It seems hard to believe how long Mom has been living in the nursing home – over 8 years now. When I think back to her first years there, I see my mom walking within the secured wing of her facility,visiting other residents by waltzing into their rooms, uninvited. For most families, Tobe was a welcomed guest whose gentle ways were comforting. She added something to their visit and company for their loved one.
Often, the staff got to play a game I used to call “Hide and Seek, Tobe”; this object of this game was to find my mother, wherever she was hiding in the wing. Sometimes, it was in someone else’s bed, sometimes it was actually under someone’s bed (don’t ask), sometimes it was sitting in a chair in the corner of someone’s room, sound asleep. Back then, I thought things couldn’t get any worse. Although I saw people who were far worse off, ones confined to wheelchairs or beds, somehow, I could never imagine my mom getting to that point.
Mom also seemed to have an inner sense of which residents were going to pass soon; I really don’t know how she did it. In those cases, mom would sit vigil in the resident’s room, watching over them. Within the week, the resident would end up passing on, gone to a peaceful place. I assumed Mom would be doing this for all of her stay.
Then, almost 3 years ago, we thought Mom was approaching her final days. She had acute renal failure and we thought for sure, that would be it. However, in true Tobe Jane form, Mom rallied and her renal failure was reduced to a normal decline in renal function. The bad news was that from that time on, she has been confined to a wheelchair.
She has never been able to get around in the wheelchair alone, so her days of visiting people came to an end. Her “Hide and Seek, Tobe” was over too! I’m sure the staff was relieved that they no longer had to search for her every day, but I miss searching for her. I miss her seemingly calculated attempts to escape the locked down wing, following unsuspecting visitors through the doors before they locked behind them. I miss those days.
Mom turned 88 this past summer. Her days are spent primarily sleeping with her stiffly contracted arms bent across her chest in her “mega” wheelchair which has cushions carefully positioned around her to try to keep her as comfortable as possible. Although she is mostly unresponsive, it never stops her from eating her pureed meals every day.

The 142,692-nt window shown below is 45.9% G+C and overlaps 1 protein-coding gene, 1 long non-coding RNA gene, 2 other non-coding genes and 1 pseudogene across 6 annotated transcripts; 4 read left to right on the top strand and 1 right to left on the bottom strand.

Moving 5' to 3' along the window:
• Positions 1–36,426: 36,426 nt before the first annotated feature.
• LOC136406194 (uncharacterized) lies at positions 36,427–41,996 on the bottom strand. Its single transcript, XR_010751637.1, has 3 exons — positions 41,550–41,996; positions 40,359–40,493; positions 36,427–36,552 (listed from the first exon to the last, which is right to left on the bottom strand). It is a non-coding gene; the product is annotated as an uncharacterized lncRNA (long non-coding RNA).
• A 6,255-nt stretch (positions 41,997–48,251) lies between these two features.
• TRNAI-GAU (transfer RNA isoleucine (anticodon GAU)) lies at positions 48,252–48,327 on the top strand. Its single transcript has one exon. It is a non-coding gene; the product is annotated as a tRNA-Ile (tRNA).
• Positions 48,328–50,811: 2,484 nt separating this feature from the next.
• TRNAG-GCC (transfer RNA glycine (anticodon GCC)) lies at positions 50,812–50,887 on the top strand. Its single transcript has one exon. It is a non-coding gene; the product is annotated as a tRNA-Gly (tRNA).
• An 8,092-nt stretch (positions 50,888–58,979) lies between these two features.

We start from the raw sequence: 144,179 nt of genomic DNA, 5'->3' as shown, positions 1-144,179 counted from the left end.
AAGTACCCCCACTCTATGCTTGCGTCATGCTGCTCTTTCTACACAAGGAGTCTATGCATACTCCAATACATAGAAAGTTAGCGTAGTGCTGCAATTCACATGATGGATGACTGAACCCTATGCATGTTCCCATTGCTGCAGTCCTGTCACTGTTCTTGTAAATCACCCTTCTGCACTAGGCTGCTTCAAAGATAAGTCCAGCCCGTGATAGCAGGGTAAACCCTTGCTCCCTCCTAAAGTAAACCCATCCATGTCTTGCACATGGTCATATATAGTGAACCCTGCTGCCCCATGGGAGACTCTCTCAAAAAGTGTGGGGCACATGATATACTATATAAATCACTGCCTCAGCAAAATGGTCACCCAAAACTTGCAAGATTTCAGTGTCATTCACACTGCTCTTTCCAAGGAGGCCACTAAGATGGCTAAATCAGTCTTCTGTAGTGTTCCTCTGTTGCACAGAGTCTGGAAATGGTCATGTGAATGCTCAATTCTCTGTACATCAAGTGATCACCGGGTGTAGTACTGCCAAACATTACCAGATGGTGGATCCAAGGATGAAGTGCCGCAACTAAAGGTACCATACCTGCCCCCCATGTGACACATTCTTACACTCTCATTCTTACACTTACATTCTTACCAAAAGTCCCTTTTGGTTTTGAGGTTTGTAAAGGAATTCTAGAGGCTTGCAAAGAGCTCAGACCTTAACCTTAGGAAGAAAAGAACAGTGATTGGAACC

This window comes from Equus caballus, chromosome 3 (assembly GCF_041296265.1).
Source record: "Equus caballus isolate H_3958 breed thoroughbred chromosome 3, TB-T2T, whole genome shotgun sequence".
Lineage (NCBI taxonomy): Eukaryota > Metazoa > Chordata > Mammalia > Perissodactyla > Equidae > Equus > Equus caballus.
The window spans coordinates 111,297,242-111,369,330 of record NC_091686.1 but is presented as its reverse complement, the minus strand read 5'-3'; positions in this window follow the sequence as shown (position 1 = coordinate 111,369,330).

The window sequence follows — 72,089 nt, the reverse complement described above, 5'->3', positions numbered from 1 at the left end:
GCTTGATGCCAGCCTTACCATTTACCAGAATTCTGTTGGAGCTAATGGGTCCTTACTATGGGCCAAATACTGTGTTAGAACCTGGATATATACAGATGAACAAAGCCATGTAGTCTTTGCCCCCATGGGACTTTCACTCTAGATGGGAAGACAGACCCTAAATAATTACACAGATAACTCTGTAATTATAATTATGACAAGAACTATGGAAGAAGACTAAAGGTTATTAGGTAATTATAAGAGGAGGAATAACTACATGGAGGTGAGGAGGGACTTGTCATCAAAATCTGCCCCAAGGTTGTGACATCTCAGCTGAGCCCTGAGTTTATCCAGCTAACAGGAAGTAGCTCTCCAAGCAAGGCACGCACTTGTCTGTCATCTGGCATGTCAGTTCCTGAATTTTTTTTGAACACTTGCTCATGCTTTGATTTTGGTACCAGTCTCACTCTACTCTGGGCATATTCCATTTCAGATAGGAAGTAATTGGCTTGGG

When I visit her, I walk her through the long halls of the nursing home where countless people stop to say hello to her; huge smiles beam from their faces as they cry, “TOBE!!!!! How are you?” It is truly comforting to know that so many people care about my mother.
Often, I find a quiet place to sit and be alone with Mom. I tell her all about my siblings, her grandchildren, and her great grandchildren. Stories of family events, things that happened at work, adventures with friends, conversations I’ve had with her friends, all pour out from me. I sing familiar songs to her and kiss and hug her like she is a small child that I am trying to fill up with all of my love for her. Often she wakes up, smiles, and tries to talk, but that is mostly impossible. On rare occasions, she utters, “love, love, love” or even “nice,” but those words come less frequently. I treasure the moments I hear her voice and know she is trying to tell me that she loves me and all the hugs and kisses.
So, what I’ve learned is that she is still in there. Yes, I truly believe that. She shows it in small, tiny ways, but I still see her in there. Don’t get me wrong, I miss my mother so much. In infinite ways, I miss so much about her every day. I relied on my mother for so much in my life: unconditional love, moral support, counseling, advice. If she had just gotten sick and passed quickly, I don’t think I would have grown to understand myself and life the way I do. Somehow, maybe this was part of her grand plan: to come into my life and let go ever so slowly, so I could learn important life lessons, first hand, along the way. For this, I am grateful. Mom always used to tell me that “patience is a virtue.” Well, Mom, I get it now. Patience is undeniably a valuable asset; I am working on my growing virtue every day.